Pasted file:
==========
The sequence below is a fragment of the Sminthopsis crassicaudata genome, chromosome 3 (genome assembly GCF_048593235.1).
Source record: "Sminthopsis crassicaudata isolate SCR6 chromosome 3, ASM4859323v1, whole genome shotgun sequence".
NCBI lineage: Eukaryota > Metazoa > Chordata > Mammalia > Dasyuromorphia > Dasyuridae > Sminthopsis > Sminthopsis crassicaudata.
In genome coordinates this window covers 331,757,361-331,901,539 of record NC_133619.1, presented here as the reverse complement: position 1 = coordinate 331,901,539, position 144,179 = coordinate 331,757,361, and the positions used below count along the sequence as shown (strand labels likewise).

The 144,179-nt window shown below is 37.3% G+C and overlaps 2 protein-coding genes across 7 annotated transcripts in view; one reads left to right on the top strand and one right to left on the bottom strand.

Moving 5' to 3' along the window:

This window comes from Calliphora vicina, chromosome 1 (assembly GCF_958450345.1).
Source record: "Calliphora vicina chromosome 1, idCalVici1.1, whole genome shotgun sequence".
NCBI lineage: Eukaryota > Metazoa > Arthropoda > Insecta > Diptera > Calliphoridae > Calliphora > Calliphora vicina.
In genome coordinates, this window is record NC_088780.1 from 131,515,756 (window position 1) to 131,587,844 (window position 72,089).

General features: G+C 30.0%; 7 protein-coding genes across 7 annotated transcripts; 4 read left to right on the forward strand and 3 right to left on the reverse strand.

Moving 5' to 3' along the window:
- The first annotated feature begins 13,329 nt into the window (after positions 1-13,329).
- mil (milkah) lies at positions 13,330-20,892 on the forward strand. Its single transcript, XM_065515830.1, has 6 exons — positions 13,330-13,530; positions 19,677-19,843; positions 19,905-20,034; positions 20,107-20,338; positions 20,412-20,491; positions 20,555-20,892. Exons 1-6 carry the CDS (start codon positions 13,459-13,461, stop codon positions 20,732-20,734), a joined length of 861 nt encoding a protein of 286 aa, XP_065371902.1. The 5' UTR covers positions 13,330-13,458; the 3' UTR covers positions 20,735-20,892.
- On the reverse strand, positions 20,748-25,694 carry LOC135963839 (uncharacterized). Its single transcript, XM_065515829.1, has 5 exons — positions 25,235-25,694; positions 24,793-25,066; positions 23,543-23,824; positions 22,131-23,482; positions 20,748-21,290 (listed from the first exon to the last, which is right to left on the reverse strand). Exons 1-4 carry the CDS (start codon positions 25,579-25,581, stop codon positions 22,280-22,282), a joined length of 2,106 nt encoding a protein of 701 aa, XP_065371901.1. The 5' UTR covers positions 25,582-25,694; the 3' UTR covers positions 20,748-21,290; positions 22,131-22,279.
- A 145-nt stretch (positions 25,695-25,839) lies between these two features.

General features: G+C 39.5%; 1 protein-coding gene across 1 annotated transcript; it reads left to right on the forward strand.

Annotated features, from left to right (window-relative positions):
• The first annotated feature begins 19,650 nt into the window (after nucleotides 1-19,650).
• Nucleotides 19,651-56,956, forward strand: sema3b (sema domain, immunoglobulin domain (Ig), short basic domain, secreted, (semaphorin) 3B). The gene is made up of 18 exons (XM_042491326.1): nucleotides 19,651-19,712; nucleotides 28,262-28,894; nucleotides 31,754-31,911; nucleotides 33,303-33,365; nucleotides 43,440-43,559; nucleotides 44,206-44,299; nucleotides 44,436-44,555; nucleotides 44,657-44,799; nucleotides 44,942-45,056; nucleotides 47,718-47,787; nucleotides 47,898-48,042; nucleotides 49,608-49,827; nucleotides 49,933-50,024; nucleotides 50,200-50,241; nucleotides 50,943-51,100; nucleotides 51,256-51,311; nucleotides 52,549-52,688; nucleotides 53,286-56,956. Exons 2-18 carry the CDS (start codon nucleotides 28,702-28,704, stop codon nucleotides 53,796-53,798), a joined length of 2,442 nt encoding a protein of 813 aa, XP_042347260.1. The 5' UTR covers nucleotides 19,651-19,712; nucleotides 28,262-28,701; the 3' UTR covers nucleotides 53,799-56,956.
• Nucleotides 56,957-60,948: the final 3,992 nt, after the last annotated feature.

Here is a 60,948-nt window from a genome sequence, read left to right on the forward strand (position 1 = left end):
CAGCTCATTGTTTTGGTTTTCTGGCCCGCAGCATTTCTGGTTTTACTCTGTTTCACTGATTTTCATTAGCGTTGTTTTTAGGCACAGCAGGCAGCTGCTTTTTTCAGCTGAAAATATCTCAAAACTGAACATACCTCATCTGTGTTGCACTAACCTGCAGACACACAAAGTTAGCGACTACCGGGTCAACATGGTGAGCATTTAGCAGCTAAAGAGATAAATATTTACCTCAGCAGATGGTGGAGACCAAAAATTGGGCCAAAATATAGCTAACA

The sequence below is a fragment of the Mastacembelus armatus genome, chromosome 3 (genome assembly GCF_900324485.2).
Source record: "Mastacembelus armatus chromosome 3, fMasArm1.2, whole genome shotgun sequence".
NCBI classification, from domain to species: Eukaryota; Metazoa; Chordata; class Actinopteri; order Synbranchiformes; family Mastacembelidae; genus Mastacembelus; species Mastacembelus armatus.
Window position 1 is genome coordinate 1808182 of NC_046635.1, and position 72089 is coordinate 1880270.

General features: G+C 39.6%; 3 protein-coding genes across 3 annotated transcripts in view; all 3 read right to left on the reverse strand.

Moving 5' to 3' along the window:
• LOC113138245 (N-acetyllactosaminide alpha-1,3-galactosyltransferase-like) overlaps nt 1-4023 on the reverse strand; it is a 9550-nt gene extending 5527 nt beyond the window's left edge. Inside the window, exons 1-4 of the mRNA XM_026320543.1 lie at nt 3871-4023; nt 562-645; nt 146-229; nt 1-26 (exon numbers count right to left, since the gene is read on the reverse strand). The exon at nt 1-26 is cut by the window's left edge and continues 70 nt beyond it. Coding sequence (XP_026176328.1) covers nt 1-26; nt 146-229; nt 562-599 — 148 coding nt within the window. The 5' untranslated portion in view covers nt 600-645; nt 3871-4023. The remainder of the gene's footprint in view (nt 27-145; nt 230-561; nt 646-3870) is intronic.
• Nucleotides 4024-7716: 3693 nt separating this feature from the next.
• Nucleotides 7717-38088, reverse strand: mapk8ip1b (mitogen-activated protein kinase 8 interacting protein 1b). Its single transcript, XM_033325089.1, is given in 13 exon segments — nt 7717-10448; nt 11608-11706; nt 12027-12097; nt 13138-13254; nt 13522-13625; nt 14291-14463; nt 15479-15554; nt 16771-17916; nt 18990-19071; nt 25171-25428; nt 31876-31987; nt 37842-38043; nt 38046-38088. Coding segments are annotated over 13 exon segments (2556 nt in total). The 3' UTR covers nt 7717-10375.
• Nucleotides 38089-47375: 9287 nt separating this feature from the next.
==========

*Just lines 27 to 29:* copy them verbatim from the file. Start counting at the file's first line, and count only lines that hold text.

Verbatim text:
Window position 1 is genome coordinate 1808182 of NC_046635.1, and position 72089 is coordinate 1880270.

General features: G+C 39.6%; 3 protein-coding genes across 3 annotated transcripts in view; all 3 read right to left on the reverse strand.

Moving 5' to 3' along the window: